The opposite is also true. The Rajapaksas succeeded in intensifying familial power, entrenching impunity and weakening dissent whenever apathy – born either or fear, indifference or a combination thereof – reigned.
Namal Rajapaksa began his political career with the organisation, Tharunyata Hetak. Why didn’t the society question how a fledgling organisation, started by an unemployed undergraduate (this was before his controversial successes at the Law College exams), with no known income, was able to undertake hugely expensive projects? Why didn’t the Opposition query in parliament about who donated how much to the First Son’s NGO? Why did veteran SLFP ministers and parliamentarians give precedence in public to Law Student Namal Rajapaksa?
When impunity is the prerogative of the rulers and their acolytes, bad governance becomes the only possible governance. According to COPE sources, in 2010, Maga Neguma defaulted road contractors of a ‘massive Rs. 1.2 billion’ mostly for work done in the Hambantota district. The defrauded contractors remained silent because they feared Rajapaksa vengeance. The officers of Maga Neguma reportedly do not submit their accounts to the Auditor General; according to a COPE member, “they even produced letters from the Attorney General’s Department to support their argument that the COPE has no power to probe them”[iv].
As Meyer said, “Nations are made not of oak and rock but of men, and as the men are, so will the nations be”[v].
The Rajapaksas rule in an ‘ought world’[vi] of permanent success and generalised wellbeing while a recalcitrant reality, indifferent to the grandiose claims of propaganda, moves in a tangentially opposite direction. The chasms are multiplying – between the rich and the poor, the powerful and the powerless, between those of different ethnicities and religions, between intoxicated imaginings and the stark reality. A conspicuously consuming 20% exists, side by side, with a compulsorily abstemious 80%, as the country moves inexorably towards an 80-20 society. High taxes, exorbitant prices and low quality services are asphyxiating even the middle class.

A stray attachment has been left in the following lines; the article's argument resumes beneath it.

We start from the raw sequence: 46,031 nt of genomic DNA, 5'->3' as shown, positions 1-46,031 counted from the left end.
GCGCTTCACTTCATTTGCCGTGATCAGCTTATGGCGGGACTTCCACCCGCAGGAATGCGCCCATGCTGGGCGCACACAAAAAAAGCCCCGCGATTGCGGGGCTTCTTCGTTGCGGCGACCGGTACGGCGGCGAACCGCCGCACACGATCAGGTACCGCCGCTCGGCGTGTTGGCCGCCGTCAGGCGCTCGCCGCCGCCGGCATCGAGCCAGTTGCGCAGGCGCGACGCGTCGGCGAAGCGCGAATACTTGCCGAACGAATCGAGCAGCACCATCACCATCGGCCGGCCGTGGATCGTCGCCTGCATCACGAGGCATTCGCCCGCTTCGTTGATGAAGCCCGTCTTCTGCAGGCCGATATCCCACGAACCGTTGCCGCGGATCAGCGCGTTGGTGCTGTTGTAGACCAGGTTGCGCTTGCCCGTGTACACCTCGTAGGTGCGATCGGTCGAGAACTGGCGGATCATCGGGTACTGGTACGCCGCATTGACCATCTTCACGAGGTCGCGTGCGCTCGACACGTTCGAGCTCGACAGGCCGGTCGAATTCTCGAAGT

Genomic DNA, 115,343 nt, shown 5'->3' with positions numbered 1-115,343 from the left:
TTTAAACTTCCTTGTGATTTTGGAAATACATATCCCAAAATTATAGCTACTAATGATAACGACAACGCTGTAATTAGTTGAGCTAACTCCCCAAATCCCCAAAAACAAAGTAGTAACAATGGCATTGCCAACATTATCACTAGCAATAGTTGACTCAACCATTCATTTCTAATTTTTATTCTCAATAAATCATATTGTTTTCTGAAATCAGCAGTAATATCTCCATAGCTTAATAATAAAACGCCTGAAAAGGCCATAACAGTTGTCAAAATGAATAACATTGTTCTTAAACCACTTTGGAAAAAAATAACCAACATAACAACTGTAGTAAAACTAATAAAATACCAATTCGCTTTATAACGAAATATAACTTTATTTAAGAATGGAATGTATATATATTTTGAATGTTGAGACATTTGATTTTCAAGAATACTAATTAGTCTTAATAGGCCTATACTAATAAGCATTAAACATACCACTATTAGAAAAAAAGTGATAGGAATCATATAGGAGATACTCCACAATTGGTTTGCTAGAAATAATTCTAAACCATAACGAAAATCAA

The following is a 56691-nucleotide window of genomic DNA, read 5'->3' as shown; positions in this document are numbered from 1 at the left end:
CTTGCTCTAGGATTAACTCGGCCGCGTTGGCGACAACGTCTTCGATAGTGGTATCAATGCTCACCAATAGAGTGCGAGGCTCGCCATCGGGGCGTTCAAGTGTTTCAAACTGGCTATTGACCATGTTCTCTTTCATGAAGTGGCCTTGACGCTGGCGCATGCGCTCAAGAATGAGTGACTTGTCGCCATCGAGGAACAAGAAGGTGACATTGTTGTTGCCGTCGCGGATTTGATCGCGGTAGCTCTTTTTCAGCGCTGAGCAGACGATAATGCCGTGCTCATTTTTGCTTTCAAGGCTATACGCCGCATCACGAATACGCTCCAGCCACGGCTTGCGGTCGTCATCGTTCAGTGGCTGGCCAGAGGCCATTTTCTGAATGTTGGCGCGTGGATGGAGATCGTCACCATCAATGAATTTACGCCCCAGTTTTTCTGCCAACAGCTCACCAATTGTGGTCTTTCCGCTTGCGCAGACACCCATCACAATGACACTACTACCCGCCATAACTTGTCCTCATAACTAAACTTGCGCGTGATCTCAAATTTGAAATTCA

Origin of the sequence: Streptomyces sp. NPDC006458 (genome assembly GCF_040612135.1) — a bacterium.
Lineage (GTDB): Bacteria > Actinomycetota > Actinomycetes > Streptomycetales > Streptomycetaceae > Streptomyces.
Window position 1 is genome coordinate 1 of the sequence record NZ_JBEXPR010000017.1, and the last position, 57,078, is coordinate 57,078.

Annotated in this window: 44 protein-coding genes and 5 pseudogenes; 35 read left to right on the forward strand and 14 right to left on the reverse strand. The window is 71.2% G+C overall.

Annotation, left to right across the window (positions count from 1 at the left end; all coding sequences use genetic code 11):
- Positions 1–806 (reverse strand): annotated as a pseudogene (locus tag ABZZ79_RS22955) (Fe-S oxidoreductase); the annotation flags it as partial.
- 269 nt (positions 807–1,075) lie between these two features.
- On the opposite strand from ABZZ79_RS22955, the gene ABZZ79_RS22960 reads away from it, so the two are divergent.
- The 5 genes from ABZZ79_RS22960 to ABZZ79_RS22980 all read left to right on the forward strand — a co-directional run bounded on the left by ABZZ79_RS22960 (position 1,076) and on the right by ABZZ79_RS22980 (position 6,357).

A regime wedded to a Sinhala-Buddhist agenda cannot ensure normalcy in a pluralist land. A regime committed to Familial Rule cannot permit democracy. A regime that is blasé about the plight of the poor and the powerless cannot bring about meaningful development.
Sri Lanka as a rest-and-recreation haven for the rich and the infamous, that seems to be the Rajapaksa development-vision.
But the public must be liberated from knowledge about this insalubrious reality; Rajapaksa opponents and disillusioned voters must be held fast in the ‘dictatorship of no-alternatives’[vii]. Thus the regime scuttled the Freedom of Information Act, wields a carrot-and-cudgel method to silence critics and even arrested an astrologer for making a politically unfavourable prediction (another Lankan First). The old myths of wealthy minorities preying on Sinhala wealth and fecund minorities encroaching on Sinhala Lebensraum are used, with an increasingly heavy hand, to keep the South in a patriotic slumber.
A vision circumscribed by familial interests is ultimately inimical to the enlightened self-interests of its practitioners because it blinds them to the accumulation of discontent, even within their own core-constituency. Familial politics equates the interests of the family with public/national interest. The promotion of the Family becomes the primary function of power. When dynastic ambitions are added on, governance becomes even more undemocratic and imbalanced.
Chutzpah might seem great and grand for a while. But it is an illusion, transient, destructive and self-destructive.
The Rajapaksas should know; that was how they were able to defeat Vellupillai Pirapaharan.